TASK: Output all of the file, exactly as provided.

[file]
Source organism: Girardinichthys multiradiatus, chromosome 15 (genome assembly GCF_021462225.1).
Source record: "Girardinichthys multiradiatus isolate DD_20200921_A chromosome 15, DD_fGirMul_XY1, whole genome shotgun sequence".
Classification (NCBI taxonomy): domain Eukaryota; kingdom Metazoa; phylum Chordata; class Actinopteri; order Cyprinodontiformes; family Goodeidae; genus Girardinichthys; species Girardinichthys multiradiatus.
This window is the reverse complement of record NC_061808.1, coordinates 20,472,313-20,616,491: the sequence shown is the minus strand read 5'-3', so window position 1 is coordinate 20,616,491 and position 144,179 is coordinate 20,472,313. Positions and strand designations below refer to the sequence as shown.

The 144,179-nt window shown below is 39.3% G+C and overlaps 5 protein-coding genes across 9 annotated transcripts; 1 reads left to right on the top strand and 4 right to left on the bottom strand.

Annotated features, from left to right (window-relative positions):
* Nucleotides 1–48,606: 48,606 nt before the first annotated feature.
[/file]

Source organism: Girardinichthys multiradiatus, chromosome 15 (genome assembly GCF_021462225.1).
Source record: "Girardinichthys multiradiatus isolate DD_20200921_A chromosome 15, DD_fGirMul_XY1, whole genome shotgun sequence".
Classification (NCBI taxonomy): domain Eukaryota; kingdom Metazoa; phylum Chordata; class Actinopteri; order Cyprinodontiformes; family Goodeidae; genus Girardinichthys; species Girardinichthys multiradiatus.
This window is the reverse complement of record NC_061808.1, coordinates 20,472,313-20,616,491: the sequence shown is the minus strand read 5'-3', so window position 1 is coordinate 20,616,491 and position 144,179 is coordinate 20,472,313. Positions and strand designations below refer to the sequence as shown.

The 144,179-nt window shown below is 39.3% G+C and overlaps 5 protein-coding genes across 9 annotated transcripts; 1 reads left to right on the top strand and 4 right to left on the bottom strand.

Annotated features, from left to right (window-relative positions):
* Nucleotides 1–48,606: 48,606 nt before the first annotated feature.